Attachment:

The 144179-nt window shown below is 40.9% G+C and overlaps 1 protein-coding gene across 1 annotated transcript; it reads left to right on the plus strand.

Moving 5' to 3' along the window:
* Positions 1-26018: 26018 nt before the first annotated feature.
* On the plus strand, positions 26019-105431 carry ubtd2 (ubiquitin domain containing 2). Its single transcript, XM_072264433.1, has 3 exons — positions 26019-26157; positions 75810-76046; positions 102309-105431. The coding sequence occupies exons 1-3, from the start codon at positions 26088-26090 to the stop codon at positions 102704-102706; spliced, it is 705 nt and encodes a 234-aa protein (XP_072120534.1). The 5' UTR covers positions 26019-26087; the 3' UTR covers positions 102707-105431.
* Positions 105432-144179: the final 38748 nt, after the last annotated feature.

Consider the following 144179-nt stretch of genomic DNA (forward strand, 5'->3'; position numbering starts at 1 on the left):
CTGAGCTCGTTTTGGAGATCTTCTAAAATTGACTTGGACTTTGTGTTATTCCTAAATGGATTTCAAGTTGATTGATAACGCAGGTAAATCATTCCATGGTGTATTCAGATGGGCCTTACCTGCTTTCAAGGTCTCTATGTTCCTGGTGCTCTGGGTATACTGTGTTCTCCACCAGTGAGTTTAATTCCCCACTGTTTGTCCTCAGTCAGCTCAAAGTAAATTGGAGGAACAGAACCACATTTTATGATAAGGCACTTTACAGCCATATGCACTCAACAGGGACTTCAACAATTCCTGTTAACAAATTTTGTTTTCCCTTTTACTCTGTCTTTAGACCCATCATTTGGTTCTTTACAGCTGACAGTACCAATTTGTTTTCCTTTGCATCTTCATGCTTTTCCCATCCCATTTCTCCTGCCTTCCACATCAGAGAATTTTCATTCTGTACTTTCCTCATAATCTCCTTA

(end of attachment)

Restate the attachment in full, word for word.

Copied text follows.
The 144179-nt window shown below is 40.9% G+C and overlaps 1 protein-coding gene across 1 annotated transcript; it reads left to right on the plus strand.

Moving 5' to 3' along the window:
* Positions 1-26018: 26018 nt before the first annotated feature.
* On the plus strand, positions 26019-105431 carry ubtd2 (ubiquitin domain containing 2). Its single transcript, XM_072264433.1, has 3 exons — positions 26019-26157; positions 75810-76046; positions 102309-105431. The coding sequence occupies exons 1-3, from the start codon at positions 26088-26090 to the stop codon at positions 102704-102706; spliced, it is 705 nt and encodes a 234-aa protein (XP_072120534.1). The 5' UTR covers positions 26019-26087; the 3' UTR covers positions 102707-105431.
* Positions 105432-144179: the final 38748 nt, after the last annotated feature.

Consider the following 144179-nt stretch of genomic DNA (forward strand, 5'->3'; position numbering starts at 1 on the left):
CTGAGCTCGTTTTGGAGATCTTCTAAAATTGACTTGGACTTTGTGTTATTCCTAAATGGATTTCAAGTTGATTGATAACGCAGGTAAATCATTCCATGGTGTATTCAGATGGGCCTTACCTGCTTTCAAGGTCTCTATGTTCCTGGTGCTCTGGGTATACTGTGTTCTCCACCAGTGAGTTTAATTCCCCACTGTTTGTCCTCAGTCAGCTCAAAGTAAATTGGAGGAACAGAACCACATTTTATGATAAGGCACTTTACAGCCATATGCACTCAACAGGGACTTCAACAATTCCTGTTAACAAATTTTGTTTTCCCTTTTACTCTGTCTTTAGACCCATCATTTGGTTCTTTACAGCTGACAGTACCAATTTGTTTTCCTTTGCATCTTCATGCTTTTCCCATCCCATTTCTCCTGCCTTCCACATCAGAGAATTTTCATTCTGTACTTTCCTCATAATCTCCTTA